* Sentiment index falls to 62 in Q4 from 66 in Q3
* Biggest risk is global economic uncertainty
* Southeast Asia hit by political crisis, typhoon
* Upbeat sentiment in China and India
* Defensive sectors concerned over rising costs
By Joyce Lee
SEOUL, Dec 18 (Reuters) - Business sentiment among Asia's
top companies dropped sharply in the fourth quarter, extending
last quarter's declines, with global economic uncertainty and
rising costs weighing on the region's firms, a Thomson
Reuters/INSEAD survey showed.
The Thomson Reuters/INSEAD Asia Business Sentiment Index
fell to 62 in the fourth quarter from 66 in the third
quarter of 2013, the lowest reading since the third quarter of
2012. A reading above 50 indicates an overall positive outlook.
Sentiment in Southeast Asia's $1.5 trillion economy was
undermined by political turbulence in Thailand and a typhoon in
the Philippines, causing dismal readings of 40 and 58
respectively, which were the lowest for both countries since the
poll was first compiled in 2009.
Although China and India's bullish scores of 75 and 82
respectively supported the index, export-driven north Asian
economies such as South Korea as well as regional trading hub
Singapore also showed weaker readings, underscoring
still-anaemic global business conditions.
"The global economic recovery is still very fragile," Zhang
Shiyuan, an economist at Shanghai-based Southwest Securities Co
said. "There is a fundamental problem that there's still too
much debt. It's a time bomb that may be detonated if monetary
and fiscal policies don't coordinate well."
The survey showed that the auto sector was the most negative
with a reading of 33, a sharp drop from 63 in the previous
quarter, followed by the food and resources sectors with
fourth-quarter scores of 50.
The index surveyed more than 100 of the Asia-Pacific
region's top companies including Hyundai Heavy Industries
, Fast Retailing and International Container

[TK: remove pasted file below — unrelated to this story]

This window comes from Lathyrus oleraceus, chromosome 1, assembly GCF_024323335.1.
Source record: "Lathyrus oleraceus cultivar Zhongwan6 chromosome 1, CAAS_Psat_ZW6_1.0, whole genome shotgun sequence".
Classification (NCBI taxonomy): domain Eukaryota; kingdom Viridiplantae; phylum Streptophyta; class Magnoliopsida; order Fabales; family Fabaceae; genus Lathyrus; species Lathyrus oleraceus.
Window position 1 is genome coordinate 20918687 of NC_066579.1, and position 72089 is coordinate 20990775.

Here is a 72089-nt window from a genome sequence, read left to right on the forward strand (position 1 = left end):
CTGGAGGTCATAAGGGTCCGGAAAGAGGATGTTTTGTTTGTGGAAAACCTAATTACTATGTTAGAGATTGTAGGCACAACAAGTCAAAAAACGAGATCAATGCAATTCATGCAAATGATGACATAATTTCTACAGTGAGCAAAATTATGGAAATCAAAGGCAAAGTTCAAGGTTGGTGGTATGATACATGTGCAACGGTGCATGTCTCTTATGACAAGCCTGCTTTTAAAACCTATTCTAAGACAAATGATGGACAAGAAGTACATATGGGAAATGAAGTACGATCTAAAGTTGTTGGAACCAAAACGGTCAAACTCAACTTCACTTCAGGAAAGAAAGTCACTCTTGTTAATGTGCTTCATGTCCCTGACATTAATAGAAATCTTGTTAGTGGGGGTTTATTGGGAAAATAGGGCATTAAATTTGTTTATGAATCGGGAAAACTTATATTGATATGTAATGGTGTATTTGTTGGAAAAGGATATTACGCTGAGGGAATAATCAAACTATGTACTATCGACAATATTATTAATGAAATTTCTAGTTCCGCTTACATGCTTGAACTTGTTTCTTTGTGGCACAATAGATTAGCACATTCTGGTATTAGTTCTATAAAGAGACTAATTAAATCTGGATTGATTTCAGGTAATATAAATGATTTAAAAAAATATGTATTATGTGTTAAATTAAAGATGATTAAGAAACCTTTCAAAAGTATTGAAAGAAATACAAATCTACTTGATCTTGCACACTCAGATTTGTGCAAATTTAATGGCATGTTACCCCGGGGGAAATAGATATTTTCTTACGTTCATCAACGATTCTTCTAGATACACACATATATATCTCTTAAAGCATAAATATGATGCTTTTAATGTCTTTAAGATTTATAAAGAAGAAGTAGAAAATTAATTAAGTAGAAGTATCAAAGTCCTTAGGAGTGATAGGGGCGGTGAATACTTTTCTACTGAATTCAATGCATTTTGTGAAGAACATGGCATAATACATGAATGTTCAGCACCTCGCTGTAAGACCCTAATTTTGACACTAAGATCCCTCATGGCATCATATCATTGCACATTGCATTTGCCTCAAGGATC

Terminal Services Inc (ICTSI) in 11 economies, across
sectors including property, financials and tech.
The poll, conducted by ThomsonReuters in association with
INSEAD, a global management and business school, was compiled
between Dec. 2-13.
Of the 128 companies that responded, two-thirds reported a
neutral outlook while less than 30 percent were positive in
SOUTHEAST ASIA HIT, CHINA & INDIA SUPPORT
Among ASEAN countries that had remained comparatively upbeat
earlier this year, Malaysia remained the only bright spot with a
score of 75, up from 69 in the last quarter.
In contrast, companies in Thailand were the most negative in
Asia with a 40-index reading, plunging from 71 in the previous
quarter as signs of prolonged political uncertainty due to
anti-government protests against Yingluck Shinawatra's ruling
party hit business sentiment.
Corporate sentiment in the Philippines tumbled to 58 from
the maximum score of 100 in the previous quarter due to the
devastating effects of Typhoon Haiyan in early November that
killed more than 5,200 people and destroyed an estimated 24
billion pesos ($543.60 million) in crops and infrastructure.
Among north Asian economies, Japan retreated to a
fourth-quarter score of 55 from 63 in the previous quarter as
the buzz around Abenomics deflated. The outlook in South Korea
remained steady at a neutral 50.
A glimmer of hope came from China, the world's
second-largest economy, which showed an uptick in fourth-quarter
sentiment to 75 after holding steady at 50 earlier this year.
"The companies appear to be upbeat on the expectation that
overseas demand for Chinese exports will improve. Hopes stemming
from the government's reform measures announced in Q3, and
rising income levels that could drive spending, are also causes
for positive sentiment," said Cui Hongmei, a China market
analyst at Seoul-based Daewoo Securities Co.
India's bullish outlook also supported the index, with a
fourth-quarter score of 82 compared to 67 in the previous
quarter as improving manufacturing conditions in the 1.3
billion-strong country shrunk the trade deficit by 23 percent
between April-November 2013.
RISING COSTS WEIGH ON DEFENSIVES
Broken down by sector, builders in Asia were the most
bullish with a maximum reading of 100 for the second consecutive
quarter, followed by pharmaceuticals and property sectors with
readings of 75.
Defensive sectors such as food and retail were both down
from the previous quarter to readings of 50, as companies cited
rising costs as their biggest risk.